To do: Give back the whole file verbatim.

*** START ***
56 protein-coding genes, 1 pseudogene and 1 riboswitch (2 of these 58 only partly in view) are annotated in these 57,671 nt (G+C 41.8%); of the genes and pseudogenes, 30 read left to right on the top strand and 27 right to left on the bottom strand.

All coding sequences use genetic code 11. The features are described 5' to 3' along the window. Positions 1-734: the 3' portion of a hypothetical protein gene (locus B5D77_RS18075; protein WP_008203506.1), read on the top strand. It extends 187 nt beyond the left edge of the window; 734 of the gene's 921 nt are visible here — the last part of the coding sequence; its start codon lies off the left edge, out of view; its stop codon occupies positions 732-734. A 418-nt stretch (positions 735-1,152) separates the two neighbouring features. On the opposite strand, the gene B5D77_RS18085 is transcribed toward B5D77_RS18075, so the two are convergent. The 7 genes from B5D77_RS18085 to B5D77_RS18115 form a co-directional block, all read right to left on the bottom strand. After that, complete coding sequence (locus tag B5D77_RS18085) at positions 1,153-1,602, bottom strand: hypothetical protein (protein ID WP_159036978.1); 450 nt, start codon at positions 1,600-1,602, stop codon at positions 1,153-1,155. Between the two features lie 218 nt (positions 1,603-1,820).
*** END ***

56 protein-coding genes, 1 pseudogene and 1 riboswitch (2 of these 58 only partly in view) are annotated in these 57,671 nt (G+C 41.8%); of the genes and pseudogenes, 30 read left to right on the top strand and 27 right to left on the bottom strand.

All coding sequences use genetic code 11. The features are described 5' to 3' along the window. Positions 1-734: the 3' portion of a hypothetical protein gene (locus B5D77_RS18075; protein WP_008203506.1), read on the top strand. It extends 187 nt beyond the left edge of the window; 734 of the gene's 921 nt are visible here — the last part of the coding sequence; its start codon lies off the left edge, out of view; its stop codon occupies positions 732-734. A 418-nt stretch (positions 735-1,152) separates the two neighbouring features. On the opposite strand, the gene B5D77_RS18085 is transcribed toward B5D77_RS18075, so the two are convergent. The 7 genes from B5D77_RS18085 to B5D77_RS18115 form a co-directional block, all read right to left on the bottom strand. After that, complete coding sequence (locus tag B5D77_RS18085) at positions 1,153-1,602, bottom strand: hypothetical protein (protein ID WP_159036978.1); 450 nt, start codon at positions 1,600-1,602, stop codon at positions 1,153-1,155. Between the two features lie 218 nt (positions 1,603-1,820).